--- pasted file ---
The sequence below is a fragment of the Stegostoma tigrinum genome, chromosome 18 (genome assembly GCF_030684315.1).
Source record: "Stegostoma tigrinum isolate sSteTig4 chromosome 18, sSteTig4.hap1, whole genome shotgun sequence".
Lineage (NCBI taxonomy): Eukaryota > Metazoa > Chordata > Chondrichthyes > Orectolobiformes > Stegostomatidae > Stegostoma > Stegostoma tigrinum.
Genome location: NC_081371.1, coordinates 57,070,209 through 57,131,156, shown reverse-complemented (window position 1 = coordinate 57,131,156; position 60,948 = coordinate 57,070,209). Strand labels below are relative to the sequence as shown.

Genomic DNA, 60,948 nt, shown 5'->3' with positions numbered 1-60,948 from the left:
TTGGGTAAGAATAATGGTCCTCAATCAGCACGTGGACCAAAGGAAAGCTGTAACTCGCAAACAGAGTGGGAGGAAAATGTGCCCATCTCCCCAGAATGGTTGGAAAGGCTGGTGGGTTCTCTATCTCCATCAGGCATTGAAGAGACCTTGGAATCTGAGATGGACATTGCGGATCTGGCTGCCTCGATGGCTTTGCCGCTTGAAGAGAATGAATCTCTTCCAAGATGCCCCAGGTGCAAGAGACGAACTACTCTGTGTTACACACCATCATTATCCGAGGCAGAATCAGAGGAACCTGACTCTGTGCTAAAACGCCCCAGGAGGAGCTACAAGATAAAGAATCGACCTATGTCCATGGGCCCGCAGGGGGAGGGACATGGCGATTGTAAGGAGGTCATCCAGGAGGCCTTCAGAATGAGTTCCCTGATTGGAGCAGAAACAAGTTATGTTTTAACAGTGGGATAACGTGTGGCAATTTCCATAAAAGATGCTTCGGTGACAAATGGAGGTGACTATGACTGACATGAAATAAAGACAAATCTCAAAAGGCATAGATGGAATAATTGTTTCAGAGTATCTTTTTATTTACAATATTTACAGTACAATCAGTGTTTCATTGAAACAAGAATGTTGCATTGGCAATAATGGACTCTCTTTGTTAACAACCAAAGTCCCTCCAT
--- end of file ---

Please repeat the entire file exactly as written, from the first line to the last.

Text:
The sequence below is a fragment of the Stegostoma tigrinum genome, chromosome 18 (genome assembly GCF_030684315.1).
Source record: "Stegostoma tigrinum isolate sSteTig4 chromosome 18, sSteTig4.hap1, whole genome shotgun sequence".
Lineage (NCBI taxonomy): Eukaryota > Metazoa > Chordata > Chondrichthyes > Orectolobiformes > Stegostomatidae > Stegostoma > Stegostoma tigrinum.
Genome location: NC_081371.1, coordinates 57,070,209 through 57,131,156, shown reverse-complemented (window position 1 = coordinate 57,131,156; position 60,948 = coordinate 57,070,209). Strand labels below are relative to the sequence as shown.

Genomic DNA, 60,948 nt, shown 5'->3' with positions numbered 1-60,948 from the left:
TTGGGTAAGAATAATGGTCCTCAATCAGCACGTGGACCAAAGGAAAGCTGTAACTCGCAAACAGAGTGGGAGGAAAATGTGCCCATCTCCCCAGAATGGTTGGAAAGGCTGGTGGGTTCTCTATCTCCATCAGGCATTGAAGAGACCTTGGAATCTGAGATGGACATTGCGGATCTGGCTGCCTCGATGGCTTTGCCGCTTGAAGAGAATGAATCTCTTCCAAGATGCCCCAGGTGCAAGAGACGAACTACTCTGTGTTACACACCATCATTATCCGAGGCAGAATCAGAGGAACCTGACTCTGTGCTAAAACGCCCCAGGAGGAGCTACAAGATAAAGAATCGACCTATGTCCATGGGCCCGCAGGGGGAGGGACATGGCGATTGTAAGGAGGTCATCCAGGAGGCCTTCAGAATGAGTTCCCTGATTGGAGCAGAAACAAGTTATGTTTTAACAGTGGGATAACGTGTGGCAATTTCCATAAAAGATGCTTCGGTGACAAATGGAGGTGACTATGACTGACATGAAATAAAGACAAATCTCAAAAGGCATAGATGGAATAATTGTTTCAGAGTATCTTTTTATTTACAATATTTACAGTACAATCAGTGTTTCATTGAAACAAGAATGTTGCATTGGCAATAATGGACTCTCTTTGTTAACAACCAAAGTCCCTCCAT